On Wednesday, June 15, 2011, the Department of Homeland Security’s Immigration and Customs Enforcement (ICE) agency notified 1,000 employers that their personnel records will be audited by federal investigators to determine their compliance with employment eligibility verification laws. 

ICE did not release the identities of the target employers, but as reported by The Wall Street Journal, they include entities of all sizes, located in every state in the country, with an emphasis on businesses relating to “critical infrastructure and key resources, including food production, information technology, financial services and construction.”  Business advocacy groups, such as the U.S. Chamber of Commerce, have expressed concerns that the increased audits impose a huge burden on employers including lost productivity and legal expenses.

The Immigration Control and Reform Act (IRCA) mandates procedures for employers to verify the employment eligibility of their workforce.  Failure to comply with IRCA can lead to substantial civil penalties and, in some cases, criminal charges.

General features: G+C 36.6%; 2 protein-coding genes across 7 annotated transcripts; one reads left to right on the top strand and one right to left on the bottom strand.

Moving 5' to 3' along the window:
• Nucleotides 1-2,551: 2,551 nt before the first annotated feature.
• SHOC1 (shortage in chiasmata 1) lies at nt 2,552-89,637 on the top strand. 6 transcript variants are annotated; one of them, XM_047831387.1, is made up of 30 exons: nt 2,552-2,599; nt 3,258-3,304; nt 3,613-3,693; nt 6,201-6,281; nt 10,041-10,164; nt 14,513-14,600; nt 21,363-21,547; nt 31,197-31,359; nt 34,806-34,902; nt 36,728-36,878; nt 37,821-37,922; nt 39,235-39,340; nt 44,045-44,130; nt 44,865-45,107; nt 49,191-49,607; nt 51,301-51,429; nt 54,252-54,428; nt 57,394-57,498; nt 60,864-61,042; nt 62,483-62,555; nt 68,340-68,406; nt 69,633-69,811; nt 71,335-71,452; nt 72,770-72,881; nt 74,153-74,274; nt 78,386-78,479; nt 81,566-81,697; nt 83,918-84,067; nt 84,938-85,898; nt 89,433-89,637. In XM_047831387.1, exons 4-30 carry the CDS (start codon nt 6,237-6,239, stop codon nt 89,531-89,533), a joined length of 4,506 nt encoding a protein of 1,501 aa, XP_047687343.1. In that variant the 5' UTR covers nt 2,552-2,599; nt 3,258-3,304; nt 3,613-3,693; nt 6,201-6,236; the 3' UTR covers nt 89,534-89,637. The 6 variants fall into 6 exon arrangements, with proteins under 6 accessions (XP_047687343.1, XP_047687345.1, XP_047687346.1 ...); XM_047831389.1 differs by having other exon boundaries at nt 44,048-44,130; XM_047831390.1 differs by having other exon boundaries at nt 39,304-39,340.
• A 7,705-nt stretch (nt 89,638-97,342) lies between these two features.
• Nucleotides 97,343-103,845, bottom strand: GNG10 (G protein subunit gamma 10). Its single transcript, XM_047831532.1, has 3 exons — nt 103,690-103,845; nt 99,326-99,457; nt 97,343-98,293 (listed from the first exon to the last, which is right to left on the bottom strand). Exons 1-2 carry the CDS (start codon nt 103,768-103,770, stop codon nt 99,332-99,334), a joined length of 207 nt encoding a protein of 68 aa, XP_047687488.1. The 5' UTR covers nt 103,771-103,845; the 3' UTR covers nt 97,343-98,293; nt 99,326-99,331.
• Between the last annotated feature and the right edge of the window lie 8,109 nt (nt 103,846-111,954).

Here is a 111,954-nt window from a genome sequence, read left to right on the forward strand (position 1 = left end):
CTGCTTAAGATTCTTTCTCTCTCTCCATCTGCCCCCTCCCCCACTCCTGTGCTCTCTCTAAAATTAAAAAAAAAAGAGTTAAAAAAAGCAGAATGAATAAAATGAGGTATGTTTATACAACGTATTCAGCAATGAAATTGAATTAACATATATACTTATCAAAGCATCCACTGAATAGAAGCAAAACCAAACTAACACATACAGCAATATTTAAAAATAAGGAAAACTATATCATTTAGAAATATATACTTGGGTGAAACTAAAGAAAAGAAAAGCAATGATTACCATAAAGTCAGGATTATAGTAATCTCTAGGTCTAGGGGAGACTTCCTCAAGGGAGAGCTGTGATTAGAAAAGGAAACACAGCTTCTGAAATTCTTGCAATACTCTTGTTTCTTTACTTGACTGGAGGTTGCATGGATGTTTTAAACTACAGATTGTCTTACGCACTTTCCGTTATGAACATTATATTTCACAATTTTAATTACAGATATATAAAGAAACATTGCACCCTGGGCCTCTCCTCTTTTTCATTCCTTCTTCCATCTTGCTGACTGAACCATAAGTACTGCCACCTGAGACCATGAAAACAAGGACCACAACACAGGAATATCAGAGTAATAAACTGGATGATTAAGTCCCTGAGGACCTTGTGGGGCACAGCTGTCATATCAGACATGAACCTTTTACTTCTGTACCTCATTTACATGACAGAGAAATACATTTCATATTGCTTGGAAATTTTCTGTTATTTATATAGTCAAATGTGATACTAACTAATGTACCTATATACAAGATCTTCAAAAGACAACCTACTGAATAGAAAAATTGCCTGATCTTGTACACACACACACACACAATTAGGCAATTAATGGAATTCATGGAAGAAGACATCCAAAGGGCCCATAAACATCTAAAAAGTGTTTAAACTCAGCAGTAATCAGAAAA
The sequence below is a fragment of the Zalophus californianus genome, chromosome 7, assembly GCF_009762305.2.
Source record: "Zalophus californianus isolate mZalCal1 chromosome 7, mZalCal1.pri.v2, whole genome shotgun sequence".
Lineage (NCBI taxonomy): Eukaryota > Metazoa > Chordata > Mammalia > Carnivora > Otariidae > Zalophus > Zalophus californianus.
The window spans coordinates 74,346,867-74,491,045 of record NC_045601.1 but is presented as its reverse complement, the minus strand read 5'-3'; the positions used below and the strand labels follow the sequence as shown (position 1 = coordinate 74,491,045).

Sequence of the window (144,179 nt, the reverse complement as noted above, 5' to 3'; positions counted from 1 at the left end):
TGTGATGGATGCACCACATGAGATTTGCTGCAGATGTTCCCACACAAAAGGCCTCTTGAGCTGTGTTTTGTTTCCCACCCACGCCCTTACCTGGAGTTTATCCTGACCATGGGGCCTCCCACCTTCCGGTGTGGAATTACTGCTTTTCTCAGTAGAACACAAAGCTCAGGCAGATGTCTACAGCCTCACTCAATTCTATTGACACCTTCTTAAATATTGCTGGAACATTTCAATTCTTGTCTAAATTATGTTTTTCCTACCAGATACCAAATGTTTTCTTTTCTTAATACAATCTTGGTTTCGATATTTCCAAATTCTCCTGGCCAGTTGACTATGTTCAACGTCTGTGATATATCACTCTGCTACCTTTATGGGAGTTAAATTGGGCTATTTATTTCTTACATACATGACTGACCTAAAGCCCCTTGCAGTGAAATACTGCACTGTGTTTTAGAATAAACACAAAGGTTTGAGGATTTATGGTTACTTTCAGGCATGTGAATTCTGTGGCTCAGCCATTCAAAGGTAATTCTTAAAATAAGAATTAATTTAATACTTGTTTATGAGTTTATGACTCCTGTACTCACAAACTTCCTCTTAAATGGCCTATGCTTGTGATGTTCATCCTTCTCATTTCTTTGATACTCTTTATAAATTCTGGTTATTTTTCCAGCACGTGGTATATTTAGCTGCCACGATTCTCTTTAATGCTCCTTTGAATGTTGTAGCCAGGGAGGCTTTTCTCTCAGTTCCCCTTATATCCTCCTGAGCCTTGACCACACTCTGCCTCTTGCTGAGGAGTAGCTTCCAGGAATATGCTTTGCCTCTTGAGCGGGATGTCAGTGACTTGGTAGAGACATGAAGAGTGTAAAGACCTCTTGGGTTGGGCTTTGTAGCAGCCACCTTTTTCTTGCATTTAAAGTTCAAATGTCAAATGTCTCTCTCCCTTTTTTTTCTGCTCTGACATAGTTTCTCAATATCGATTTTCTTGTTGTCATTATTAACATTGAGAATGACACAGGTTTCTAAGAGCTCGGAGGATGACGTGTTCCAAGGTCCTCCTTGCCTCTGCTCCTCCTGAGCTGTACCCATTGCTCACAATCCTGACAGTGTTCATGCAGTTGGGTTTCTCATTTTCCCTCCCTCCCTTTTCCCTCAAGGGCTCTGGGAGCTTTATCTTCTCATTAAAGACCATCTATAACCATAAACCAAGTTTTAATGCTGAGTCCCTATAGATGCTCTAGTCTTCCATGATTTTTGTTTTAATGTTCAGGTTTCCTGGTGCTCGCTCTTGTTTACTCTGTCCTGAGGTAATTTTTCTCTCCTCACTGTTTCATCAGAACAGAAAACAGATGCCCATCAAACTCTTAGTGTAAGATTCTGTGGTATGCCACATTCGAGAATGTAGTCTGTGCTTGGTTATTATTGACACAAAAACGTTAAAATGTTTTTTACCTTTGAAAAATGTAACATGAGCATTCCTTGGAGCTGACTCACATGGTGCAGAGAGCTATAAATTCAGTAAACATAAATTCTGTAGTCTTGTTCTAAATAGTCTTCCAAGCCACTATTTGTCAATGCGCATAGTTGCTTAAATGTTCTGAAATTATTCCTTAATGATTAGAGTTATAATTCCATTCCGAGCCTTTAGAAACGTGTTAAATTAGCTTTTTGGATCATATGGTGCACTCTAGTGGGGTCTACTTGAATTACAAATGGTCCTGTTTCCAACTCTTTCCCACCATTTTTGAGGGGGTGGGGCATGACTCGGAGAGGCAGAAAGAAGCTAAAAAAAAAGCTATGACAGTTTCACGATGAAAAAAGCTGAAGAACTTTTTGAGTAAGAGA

The Obama Administration has made enforcement of IRCA a priority.  This year alone, the federal government has initiated 2,338 employer audits, up dramatically from past years, made more than 150 criminal arrests and levied more than $7 million in fines on employers.

ICA audits happen suddenly and swiftly.  Employers generally must produce their I-9 records and related personnel information within three days of a notice of inspection.  Employers can reduce their liability by ensuring their own compliance with IRCA, including self-audits with the assistance of legal counsel or trained professionals, before receiving a notification from the government.